Letters of credit (L/Cs) and document collection can protect against trade-based money laundering (TBML) according to a research paper written by a professor at the Bangladesh Institute of Bank Management, Shah Md Ahsan Habib.
He presented the paper, Safeguarding Trade Transactions and Prevention of Trade Based Money Laundering: Role of Correspondent Banks at a half-day long online roundtable discussion which can be viewed on the Zoom communications platform.
Habib says it is well-recognised that trade payments and financing techniques used in cross-border trade transactions have TBML implications.
While using open account and cash in advance is relatively risky in terms of TBML risks, he says the extensive use of L/C and documentary collection offer relatively better protection in the form of extensive control over transactions by banks and regulators.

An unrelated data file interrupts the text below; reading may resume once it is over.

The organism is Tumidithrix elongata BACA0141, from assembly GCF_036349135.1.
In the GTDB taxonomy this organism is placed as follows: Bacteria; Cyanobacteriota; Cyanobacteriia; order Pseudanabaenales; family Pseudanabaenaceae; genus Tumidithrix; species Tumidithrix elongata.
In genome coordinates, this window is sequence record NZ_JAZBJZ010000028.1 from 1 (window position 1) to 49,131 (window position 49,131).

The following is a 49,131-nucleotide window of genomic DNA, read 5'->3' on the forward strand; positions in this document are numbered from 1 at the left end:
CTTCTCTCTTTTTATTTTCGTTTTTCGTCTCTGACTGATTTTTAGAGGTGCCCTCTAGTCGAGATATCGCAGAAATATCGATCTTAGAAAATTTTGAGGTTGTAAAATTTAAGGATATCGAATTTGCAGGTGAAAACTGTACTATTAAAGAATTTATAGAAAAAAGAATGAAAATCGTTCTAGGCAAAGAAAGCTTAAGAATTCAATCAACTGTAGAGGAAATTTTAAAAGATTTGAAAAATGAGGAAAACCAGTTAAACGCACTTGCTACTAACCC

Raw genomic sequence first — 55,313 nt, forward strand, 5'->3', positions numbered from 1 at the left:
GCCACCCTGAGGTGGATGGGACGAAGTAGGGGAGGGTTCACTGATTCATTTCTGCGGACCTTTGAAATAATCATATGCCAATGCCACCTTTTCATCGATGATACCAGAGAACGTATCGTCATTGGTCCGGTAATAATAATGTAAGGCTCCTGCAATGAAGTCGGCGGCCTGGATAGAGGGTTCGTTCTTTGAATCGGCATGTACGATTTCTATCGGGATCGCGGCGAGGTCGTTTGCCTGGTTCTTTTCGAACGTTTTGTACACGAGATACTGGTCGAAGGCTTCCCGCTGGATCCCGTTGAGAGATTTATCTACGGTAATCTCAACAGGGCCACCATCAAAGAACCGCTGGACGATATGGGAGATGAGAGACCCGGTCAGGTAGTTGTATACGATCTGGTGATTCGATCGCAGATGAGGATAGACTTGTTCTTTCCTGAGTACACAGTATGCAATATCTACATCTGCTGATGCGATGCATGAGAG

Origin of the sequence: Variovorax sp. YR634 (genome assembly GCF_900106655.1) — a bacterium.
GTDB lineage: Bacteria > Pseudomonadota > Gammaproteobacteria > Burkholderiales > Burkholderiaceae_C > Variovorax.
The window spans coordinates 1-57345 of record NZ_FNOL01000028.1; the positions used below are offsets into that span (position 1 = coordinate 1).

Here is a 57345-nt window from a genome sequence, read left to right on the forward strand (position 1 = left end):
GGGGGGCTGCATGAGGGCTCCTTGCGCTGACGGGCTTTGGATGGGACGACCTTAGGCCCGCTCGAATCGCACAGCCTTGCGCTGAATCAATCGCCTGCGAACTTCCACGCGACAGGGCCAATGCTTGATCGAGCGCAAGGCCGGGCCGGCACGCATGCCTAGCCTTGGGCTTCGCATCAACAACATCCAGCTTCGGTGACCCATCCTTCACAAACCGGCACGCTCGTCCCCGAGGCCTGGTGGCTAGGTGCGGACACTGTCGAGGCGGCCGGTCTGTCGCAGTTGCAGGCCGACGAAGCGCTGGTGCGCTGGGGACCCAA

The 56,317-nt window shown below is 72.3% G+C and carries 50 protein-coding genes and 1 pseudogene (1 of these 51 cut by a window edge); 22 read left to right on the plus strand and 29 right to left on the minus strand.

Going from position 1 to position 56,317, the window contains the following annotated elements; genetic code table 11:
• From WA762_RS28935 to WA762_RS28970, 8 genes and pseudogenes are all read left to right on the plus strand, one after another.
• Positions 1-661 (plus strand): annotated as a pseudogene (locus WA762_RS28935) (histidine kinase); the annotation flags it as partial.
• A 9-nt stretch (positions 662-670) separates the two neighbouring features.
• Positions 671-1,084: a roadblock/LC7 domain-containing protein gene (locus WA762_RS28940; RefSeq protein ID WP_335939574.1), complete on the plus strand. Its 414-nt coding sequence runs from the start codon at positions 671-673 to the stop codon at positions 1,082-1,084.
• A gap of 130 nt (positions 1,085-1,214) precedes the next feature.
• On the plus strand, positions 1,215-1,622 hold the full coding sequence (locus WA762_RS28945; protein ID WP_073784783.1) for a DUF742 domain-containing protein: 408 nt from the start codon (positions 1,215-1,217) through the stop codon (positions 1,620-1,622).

But the professor warned that correspondent banking relationships could undermine such protection.
Risk-prone correspondent banking relationships not only destroy the advantage of using these methods but also facilitate illicit fund flows and TBML through correspondent banking channels he said.
The professor suggested banks should be aware of increasing security and compliance requirements, therefore they should regularly review their correspondent banking relationships.
A recording of the half-day long online roundtable discussion on Safeguarding Trade Transactions and Prevention of Trade-Based Money Laundering: Role of Correspondent Banks can be found here.
Categories: Trade Based Financial crimes News